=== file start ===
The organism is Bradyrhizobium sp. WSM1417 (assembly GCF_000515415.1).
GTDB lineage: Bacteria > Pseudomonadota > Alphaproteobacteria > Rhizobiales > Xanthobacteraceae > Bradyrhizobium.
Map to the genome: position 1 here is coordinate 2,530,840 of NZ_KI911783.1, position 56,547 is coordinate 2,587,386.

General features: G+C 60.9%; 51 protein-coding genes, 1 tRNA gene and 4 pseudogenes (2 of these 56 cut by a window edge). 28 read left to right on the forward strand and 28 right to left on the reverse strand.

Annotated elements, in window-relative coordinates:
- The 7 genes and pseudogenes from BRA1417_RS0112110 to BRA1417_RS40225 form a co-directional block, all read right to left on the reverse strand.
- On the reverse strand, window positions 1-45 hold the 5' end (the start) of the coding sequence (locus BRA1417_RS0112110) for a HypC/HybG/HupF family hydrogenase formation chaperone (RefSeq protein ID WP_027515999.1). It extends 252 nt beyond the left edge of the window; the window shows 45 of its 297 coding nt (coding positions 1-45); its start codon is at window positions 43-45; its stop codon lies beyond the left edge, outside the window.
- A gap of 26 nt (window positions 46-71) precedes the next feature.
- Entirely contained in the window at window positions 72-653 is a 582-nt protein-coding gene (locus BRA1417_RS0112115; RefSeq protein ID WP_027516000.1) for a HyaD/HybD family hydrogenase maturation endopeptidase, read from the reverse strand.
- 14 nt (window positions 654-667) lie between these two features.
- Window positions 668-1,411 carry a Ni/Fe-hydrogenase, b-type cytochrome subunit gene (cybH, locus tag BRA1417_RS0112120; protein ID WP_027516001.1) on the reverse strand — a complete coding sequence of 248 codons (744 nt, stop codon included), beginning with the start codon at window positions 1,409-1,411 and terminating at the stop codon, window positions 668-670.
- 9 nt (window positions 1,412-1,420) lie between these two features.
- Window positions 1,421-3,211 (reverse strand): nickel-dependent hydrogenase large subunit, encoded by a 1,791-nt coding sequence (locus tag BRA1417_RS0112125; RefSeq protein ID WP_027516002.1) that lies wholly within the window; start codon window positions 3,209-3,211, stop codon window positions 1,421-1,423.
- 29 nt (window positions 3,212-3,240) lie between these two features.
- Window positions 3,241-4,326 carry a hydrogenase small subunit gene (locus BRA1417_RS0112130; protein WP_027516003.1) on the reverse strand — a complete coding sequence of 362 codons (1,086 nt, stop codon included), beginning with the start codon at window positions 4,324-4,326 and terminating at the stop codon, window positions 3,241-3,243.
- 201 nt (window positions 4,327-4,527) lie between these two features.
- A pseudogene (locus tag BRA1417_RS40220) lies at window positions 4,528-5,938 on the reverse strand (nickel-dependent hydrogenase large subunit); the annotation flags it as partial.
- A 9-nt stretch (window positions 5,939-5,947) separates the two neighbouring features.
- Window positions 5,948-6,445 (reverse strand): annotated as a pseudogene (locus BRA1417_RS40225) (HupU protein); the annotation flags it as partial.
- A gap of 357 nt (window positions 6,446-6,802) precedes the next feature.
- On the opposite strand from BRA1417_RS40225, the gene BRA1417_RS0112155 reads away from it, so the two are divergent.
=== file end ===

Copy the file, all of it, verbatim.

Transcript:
The organism is Bradyrhizobium sp. WSM1417 (assembly GCF_000515415.1).
GTDB lineage: Bacteria > Pseudomonadota > Alphaproteobacteria > Rhizobiales > Xanthobacteraceae > Bradyrhizobium.
Map to the genome: position 1 here is coordinate 2,530,840 of NZ_KI911783.1, position 56,547 is coordinate 2,587,386.

General features: G+C 60.9%; 51 protein-coding genes, 1 tRNA gene and 4 pseudogenes (2 of these 56 cut by a window edge). 28 read left to right on the forward strand and 28 right to left on the reverse strand.

Annotated elements, in window-relative coordinates:
- The 7 genes and pseudogenes from BRA1417_RS0112110 to BRA1417_RS40225 form a co-directional block, all read right to left on the reverse strand.
- On the reverse strand, window positions 1-45 hold the 5' end (the start) of the coding sequence (locus BRA1417_RS0112110) for a HypC/HybG/HupF family hydrogenase formation chaperone (RefSeq protein ID WP_027515999.1). It extends 252 nt beyond the left edge of the window; the window shows 45 of its 297 coding nt (coding positions 1-45); its start codon is at window positions 43-45; its stop codon lies beyond the left edge, outside the window.
- A gap of 26 nt (window positions 46-71) precedes the next feature.
- Entirely contained in the window at window positions 72-653 is a 582-nt protein-coding gene (locus BRA1417_RS0112115; RefSeq protein ID WP_027516000.1) for a HyaD/HybD family hydrogenase maturation endopeptidase, read from the reverse strand.
- 14 nt (window positions 654-667) lie between these two features.
- Window positions 668-1,411 carry a Ni/Fe-hydrogenase, b-type cytochrome subunit gene (cybH, locus tag BRA1417_RS0112120; protein ID WP_027516001.1) on the reverse strand — a complete coding sequence of 248 codons (744 nt, stop codon included), beginning with the start codon at window positions 1,409-1,411 and terminating at the stop codon, window positions 668-670.
- 9 nt (window positions 1,412-1,420) lie between these two features.
- Window positions 1,421-3,211 (reverse strand): nickel-dependent hydrogenase large subunit, encoded by a 1,791-nt coding sequence (locus tag BRA1417_RS0112125; RefSeq protein ID WP_027516002.1) that lies wholly within the window; start codon window positions 3,209-3,211, stop codon window positions 1,421-1,423.
- 29 nt (window positions 3,212-3,240) lie between these two features.
- Window positions 3,241-4,326 carry a hydrogenase small subunit gene (locus BRA1417_RS0112130; protein WP_027516003.1) on the reverse strand — a complete coding sequence of 362 codons (1,086 nt, stop codon included), beginning with the start codon at window positions 4,324-4,326 and terminating at the stop codon, window positions 3,241-3,243.
- 201 nt (window positions 4,327-4,527) lie between these two features.
- A pseudogene (locus tag BRA1417_RS40220) lies at window positions 4,528-5,938 on the reverse strand (nickel-dependent hydrogenase large subunit); the annotation flags it as partial.
- A 9-nt stretch (window positions 5,939-5,947) separates the two neighbouring features.
- Window positions 5,948-6,445 (reverse strand): annotated as a pseudogene (locus BRA1417_RS40225) (HupU protein); the annotation flags it as partial.
- A gap of 357 nt (window positions 6,446-6,802) precedes the next feature.
- On the opposite strand from BRA1417_RS40225, the gene BRA1417_RS0112155 reads away from it, so the two are divergent.